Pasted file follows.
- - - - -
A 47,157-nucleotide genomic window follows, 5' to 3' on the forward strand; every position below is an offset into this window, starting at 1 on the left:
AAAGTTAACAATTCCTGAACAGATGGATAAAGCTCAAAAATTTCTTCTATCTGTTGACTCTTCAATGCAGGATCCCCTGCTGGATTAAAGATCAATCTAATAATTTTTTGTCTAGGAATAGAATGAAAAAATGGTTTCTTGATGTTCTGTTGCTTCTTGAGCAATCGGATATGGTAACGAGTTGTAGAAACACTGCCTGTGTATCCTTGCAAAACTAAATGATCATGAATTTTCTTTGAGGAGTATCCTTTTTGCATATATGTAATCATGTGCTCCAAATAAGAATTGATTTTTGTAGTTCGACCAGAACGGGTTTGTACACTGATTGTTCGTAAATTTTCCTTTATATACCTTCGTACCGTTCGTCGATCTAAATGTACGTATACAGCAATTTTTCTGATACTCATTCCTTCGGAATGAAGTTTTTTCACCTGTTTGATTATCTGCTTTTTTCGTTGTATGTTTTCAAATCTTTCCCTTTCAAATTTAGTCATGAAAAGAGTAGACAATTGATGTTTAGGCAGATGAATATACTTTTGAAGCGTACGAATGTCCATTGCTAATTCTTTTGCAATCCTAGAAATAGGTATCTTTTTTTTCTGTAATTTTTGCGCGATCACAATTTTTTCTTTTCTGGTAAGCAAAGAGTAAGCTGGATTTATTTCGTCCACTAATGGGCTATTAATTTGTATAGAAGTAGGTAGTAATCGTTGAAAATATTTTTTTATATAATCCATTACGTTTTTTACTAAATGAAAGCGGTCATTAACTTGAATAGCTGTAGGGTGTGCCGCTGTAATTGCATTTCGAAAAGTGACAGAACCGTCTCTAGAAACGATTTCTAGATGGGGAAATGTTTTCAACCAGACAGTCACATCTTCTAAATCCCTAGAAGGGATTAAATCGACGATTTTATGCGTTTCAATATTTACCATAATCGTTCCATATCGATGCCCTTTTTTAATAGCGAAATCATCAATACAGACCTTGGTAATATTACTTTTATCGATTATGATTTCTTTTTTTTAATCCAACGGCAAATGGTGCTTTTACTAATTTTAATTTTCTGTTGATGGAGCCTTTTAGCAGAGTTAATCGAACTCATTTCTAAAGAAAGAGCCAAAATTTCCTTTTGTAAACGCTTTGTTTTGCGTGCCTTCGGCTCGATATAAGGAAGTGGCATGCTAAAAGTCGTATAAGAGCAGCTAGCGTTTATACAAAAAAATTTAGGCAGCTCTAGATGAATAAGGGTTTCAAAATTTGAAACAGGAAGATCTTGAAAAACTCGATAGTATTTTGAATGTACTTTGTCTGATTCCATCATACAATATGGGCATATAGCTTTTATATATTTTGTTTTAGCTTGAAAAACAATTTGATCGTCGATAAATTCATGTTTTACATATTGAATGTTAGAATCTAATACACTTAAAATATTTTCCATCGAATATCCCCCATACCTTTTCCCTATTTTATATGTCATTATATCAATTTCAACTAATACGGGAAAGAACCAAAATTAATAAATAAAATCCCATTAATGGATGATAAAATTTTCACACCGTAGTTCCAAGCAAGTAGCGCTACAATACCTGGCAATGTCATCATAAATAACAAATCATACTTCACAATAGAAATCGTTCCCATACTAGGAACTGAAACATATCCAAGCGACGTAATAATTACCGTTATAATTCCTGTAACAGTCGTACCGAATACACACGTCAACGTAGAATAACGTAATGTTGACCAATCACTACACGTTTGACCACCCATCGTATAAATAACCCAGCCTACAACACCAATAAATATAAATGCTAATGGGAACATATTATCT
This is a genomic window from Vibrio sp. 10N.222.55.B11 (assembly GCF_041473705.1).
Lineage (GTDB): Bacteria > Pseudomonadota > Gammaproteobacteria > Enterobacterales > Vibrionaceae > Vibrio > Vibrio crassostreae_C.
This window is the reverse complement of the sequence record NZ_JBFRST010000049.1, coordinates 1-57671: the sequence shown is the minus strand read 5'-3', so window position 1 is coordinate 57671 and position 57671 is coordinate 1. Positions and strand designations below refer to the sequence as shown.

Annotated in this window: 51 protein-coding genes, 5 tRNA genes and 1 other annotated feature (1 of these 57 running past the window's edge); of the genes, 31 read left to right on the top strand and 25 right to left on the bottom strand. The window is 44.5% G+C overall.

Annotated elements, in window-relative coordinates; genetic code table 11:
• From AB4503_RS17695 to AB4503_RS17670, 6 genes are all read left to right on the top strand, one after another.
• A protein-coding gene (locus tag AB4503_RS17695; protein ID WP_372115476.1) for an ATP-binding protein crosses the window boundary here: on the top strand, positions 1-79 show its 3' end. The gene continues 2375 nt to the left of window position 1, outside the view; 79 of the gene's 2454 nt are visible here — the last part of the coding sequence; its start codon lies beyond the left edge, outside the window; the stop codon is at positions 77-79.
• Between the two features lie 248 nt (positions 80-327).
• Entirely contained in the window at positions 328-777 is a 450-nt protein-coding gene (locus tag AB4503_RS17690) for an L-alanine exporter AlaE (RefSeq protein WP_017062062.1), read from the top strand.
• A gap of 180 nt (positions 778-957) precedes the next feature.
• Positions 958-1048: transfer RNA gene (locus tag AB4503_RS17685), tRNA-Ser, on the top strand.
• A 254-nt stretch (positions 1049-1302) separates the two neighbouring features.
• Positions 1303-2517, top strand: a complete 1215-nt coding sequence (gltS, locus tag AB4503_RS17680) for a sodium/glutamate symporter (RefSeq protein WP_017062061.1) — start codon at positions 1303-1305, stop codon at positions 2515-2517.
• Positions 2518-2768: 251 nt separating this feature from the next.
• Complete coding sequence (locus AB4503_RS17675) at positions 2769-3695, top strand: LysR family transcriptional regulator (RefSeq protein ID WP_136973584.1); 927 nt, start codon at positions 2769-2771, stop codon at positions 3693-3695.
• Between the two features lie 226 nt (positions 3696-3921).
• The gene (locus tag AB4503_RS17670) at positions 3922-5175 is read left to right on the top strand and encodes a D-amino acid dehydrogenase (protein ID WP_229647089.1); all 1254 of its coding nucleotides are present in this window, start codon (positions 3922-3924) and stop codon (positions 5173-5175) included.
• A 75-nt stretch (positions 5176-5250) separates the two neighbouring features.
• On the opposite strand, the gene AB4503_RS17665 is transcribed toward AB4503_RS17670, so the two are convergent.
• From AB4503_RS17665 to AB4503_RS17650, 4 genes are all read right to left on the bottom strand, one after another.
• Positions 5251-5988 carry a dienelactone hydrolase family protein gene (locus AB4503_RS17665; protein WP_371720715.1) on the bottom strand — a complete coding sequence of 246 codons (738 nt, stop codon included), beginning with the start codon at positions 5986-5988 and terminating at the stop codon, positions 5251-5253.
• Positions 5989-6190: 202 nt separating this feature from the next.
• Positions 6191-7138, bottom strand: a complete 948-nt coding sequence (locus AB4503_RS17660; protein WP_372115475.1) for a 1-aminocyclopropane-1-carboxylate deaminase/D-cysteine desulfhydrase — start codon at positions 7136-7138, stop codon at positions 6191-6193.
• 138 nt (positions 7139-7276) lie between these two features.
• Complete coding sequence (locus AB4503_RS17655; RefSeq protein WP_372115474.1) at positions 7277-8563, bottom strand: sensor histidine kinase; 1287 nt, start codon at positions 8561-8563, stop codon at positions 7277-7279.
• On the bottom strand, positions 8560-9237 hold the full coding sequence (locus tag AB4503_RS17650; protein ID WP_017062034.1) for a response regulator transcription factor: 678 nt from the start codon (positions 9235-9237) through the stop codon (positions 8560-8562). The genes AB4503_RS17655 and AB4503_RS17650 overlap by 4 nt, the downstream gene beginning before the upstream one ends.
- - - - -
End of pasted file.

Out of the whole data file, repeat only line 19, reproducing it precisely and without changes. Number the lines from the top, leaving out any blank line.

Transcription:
• The gene (locus tag AB4503_RS17670) at positions 3922-5175 is read left to right on the top strand and encodes a D-amino acid dehydrogenase (protein ID WP_229647089.1); all 1254 of its coding nucleotides are present in this window, start codon (positions 3922-3924) and stop codon (positions 5173-5175) included.